Burdens Can’t Be Avoided No Matter How They’re Dressed Up

By on January 5, 2023
Posted In Patents

Addressing a multitude of issues, the US Court of Appeals for the Federal Circuit affirmed the district court’s ruling dismissing infringement of one patent and finding a trade dress invalid but reversed the invalidation of the other patent and vacated dismissal of an inequitable conduct defense. Mosaic Brands, Inc. v. Ridge Wallet LLC, Case Nos. 22-1001, -1002 (Fed. Cir. Dec. 20, 2022) (Newman, Prost, Stark, JJ.)

Mosaic Brands sued Ridge Wallet alleging infringement of a patent relating to a combination money clip and card holder adapted to retain paper currency and to removably store flexible cards such as credit cards, as well as Mosaic’s associated trade dress. Ridge denied the allegations and counterclaimed that Mosaic infringed a Ridge patent directed to a nearly identical wallet. In response to the counterclaim, Mosaic raised inequitable conduct as an affirmative defense.

During claim construction, the district court construed the terms “lip” and “varying thickness” in Mosaic’s patent. Following claim construction, the parties stipulated to noninfringement of Mosaic’s patent. The district court also found the trade dress of Mosaic’s wallet to be functional and thus invalid. As to Ridge’s patent, the district court granted summary judgment of invalidity based on a prior art product sold by Mosaic, and further denied summary judgment that Ridge had obtained its patent through inequitable conduct. Mosaic filed a motion for reconsideration regarding the inequitable conduct defense and to clarify remaining merits issues. The district court exercised its discretion to address the defense and identify deficiencies. The district court noted that Mosaic had only met a portion of its burden and later proceedings would present an opportunity to present more evidence of inequitable conduct. Both parties appealed.

The Federal Circuit first addressed a potential issue of appellate jurisdiction since the assertion of inequitable conduct was an affirmative defense and not a counterclaim yielding a final judgment to review. The Court found it had jurisdiction because the inequitable conduct defense merged and became final when the judgment denying summary judgment for inequitable conduct was entered.

Turning to the merits, the Federal Circuit addressed the two claim terms appealed by Mosaic. Mosaic argued that the district court’s interpretation of “lip” was too narrow because it required the lip to be made of “extruded plastic.” The Court quickly dispatched this argument by citing the specification of Mosaic’s patent, which described the lip as being made of extrudable plastic and extolled the benefits of such material. The Court focused on the context of how the patent used the phrase “the present invention” and found it to be limiting. As to the other claim term (“varying thickness”), Mosaic advocated for a plain and ordinary meaning of the term. The Court rejected Mosaic’s argument, finding that Mosaic failed to provide intrinsic evidence or meaningful explanation of how the district court’s construction differed from the plain and ordinary meaning. As such, the Court found that the district court made no error in either construction.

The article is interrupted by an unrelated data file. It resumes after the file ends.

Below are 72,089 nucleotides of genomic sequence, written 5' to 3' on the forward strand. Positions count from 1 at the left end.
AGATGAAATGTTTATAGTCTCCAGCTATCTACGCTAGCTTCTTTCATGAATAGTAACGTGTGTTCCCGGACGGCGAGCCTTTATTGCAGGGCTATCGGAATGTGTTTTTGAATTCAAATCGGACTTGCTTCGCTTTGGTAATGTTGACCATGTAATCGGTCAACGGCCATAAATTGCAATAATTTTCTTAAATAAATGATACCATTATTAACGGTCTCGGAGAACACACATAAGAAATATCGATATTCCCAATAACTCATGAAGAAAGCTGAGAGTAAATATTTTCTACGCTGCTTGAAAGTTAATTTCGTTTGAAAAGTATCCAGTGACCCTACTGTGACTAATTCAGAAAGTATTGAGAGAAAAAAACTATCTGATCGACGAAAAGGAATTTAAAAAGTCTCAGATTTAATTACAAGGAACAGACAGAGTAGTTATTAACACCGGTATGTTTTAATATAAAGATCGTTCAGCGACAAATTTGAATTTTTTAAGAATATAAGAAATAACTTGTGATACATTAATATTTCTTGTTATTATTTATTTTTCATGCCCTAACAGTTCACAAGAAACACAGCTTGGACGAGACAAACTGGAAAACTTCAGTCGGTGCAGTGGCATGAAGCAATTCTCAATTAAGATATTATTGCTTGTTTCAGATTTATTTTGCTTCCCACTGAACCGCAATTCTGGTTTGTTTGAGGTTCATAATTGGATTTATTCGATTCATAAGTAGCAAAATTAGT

Turning to the appeal of Ridge’s patent, the Federal Circuit found that a genuine issue of material fact existed regarding Mosaic’s wallet as prior art. The question of prior art status turned on the timing of the first sale of Mosaic’s wallets. Mosaic supported its assertion with inventor testimony and corroborating evidence. Applying the rule of reason, the Court found sufficient corroboration as a matter of law regarding inventor testimony. However, the Court also found that the inventor’s credibility and Mosaic’s ability to carry its clear and convincing burden were genuine issues of fact upon which factfinders could disagree. The Court, therefore, reversed the grant of summary judgment and remanded while also vacating the dismissal of the inequitable conduct affirmative defense.

Finally, the Federal Circuit affirmed the finding that the trade dress of Mosaic’s wallets was functional. The Court found that Ridge provided unrebutted testimony and evidence demonstrating the functionality of each part of Mosaic’s asserted trade dress and the overall design. The Court affirmed the district court’s finding because Mosaic failed to “meaningfully dispute the relevant facts, even though it bears the burden” of demonstrating that the trade dress was not functional.

Mike Baldwin
Michael J. Baldwin focuses his practice on intellectual property litigation matters. Read Mike Baldwin's full bio.